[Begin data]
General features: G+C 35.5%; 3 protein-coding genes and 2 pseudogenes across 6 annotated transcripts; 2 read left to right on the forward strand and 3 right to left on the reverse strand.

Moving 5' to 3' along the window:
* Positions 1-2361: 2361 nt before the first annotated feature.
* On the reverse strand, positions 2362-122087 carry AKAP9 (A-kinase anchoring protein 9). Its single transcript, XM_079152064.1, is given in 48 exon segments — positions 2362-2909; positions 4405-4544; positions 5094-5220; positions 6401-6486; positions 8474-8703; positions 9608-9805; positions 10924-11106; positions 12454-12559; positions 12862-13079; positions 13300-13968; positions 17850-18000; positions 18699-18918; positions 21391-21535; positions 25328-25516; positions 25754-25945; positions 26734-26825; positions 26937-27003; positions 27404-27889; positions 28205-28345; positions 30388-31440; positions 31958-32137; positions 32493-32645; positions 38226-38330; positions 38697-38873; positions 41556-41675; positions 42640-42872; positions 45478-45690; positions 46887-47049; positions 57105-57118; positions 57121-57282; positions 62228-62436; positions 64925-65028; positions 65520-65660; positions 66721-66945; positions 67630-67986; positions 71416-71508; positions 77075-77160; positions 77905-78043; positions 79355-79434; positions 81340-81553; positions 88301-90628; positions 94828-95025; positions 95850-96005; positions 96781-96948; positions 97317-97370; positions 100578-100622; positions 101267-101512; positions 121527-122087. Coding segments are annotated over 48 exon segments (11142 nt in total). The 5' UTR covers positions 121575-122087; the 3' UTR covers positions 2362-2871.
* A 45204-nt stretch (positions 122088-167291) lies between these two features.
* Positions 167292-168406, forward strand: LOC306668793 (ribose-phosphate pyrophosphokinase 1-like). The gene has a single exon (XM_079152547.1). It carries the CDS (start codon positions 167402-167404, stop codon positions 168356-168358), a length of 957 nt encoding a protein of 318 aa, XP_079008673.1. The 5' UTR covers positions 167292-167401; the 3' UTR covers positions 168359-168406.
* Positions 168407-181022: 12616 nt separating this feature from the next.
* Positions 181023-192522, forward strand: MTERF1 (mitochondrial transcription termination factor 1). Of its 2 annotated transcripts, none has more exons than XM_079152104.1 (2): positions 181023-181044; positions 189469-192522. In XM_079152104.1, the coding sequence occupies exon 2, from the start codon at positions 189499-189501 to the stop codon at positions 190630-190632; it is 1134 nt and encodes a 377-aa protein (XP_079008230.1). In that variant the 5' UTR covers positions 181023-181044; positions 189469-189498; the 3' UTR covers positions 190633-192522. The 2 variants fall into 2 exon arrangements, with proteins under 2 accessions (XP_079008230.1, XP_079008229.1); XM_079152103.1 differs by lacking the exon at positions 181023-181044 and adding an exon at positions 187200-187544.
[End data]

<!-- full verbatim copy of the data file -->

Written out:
General features: G+C 35.5%; 3 protein-coding genes and 2 pseudogenes across 6 annotated transcripts; 2 read left to right on the forward strand and 3 right to left on the reverse strand.

Moving 5' to 3' along the window:
* Positions 1-2361: 2361 nt before the first annotated feature.
* On the reverse strand, positions 2362-122087 carry AKAP9 (A-kinase anchoring protein 9). Its single transcript, XM_079152064.1, is given in 48 exon segments — positions 2362-2909; positions 4405-4544; positions 5094-5220; positions 6401-6486; positions 8474-8703; positions 9608-9805; positions 10924-11106; positions 12454-12559; positions 12862-13079; positions 13300-13968; positions 17850-18000; positions 18699-18918; positions 21391-21535; positions 25328-25516; positions 25754-25945; positions 26734-26825; positions 26937-27003; positions 27404-27889; positions 28205-28345; positions 30388-31440; positions 31958-32137; positions 32493-32645; positions 38226-38330; positions 38697-38873; positions 41556-41675; positions 42640-42872; positions 45478-45690; positions 46887-47049; positions 57105-57118; positions 57121-57282; positions 62228-62436; positions 64925-65028; positions 65520-65660; positions 66721-66945; positions 67630-67986; positions 71416-71508; positions 77075-77160; positions 77905-78043; positions 79355-79434; positions 81340-81553; positions 88301-90628; positions 94828-95025; positions 95850-96005; positions 96781-96948; positions 97317-97370; positions 100578-100622; positions 101267-101512; positions 121527-122087. Coding segments are annotated over 48 exon segments (11142 nt in total). The 5' UTR covers positions 121575-122087; the 3' UTR covers positions 2362-2871.
* A 45204-nt stretch (positions 122088-167291) lies between these two features.
* Positions 167292-168406, forward strand: LOC306668793 (ribose-phosphate pyrophosphokinase 1-like). The gene has a single exon (XM_079152547.1). It carries the CDS (start codon positions 167402-167404, stop codon positions 168356-168358), a length of 957 nt encoding a protein of 318 aa, XP_079008673.1. The 5' UTR covers positions 167292-167401; the 3' UTR covers positions 168359-168406.
* Positions 168407-181022: 12616 nt separating this feature from the next.
* Positions 181023-192522, forward strand: MTERF1 (mitochondrial transcription termination factor 1). Of its 2 annotated transcripts, none has more exons than XM_079152104.1 (2): positions 181023-181044; positions 189469-192522. In XM_079152104.1, the coding sequence occupies exon 2, from the start codon at positions 189499-189501 to the stop codon at positions 190630-190632; it is 1134 nt and encodes a 377-aa protein (XP_079008230.1). In that variant the 5' UTR covers positions 181023-181044; positions 189469-189498; the 3' UTR covers positions 190633-192522. The 2 variants fall into 2 exon arrangements, with proteins under 2 accessions (XP_079008230.1, XP_079008229.1); XM_079152103.1 differs by lacking the exon at positions 181023-181044 and adding an exon at positions 187200-187544.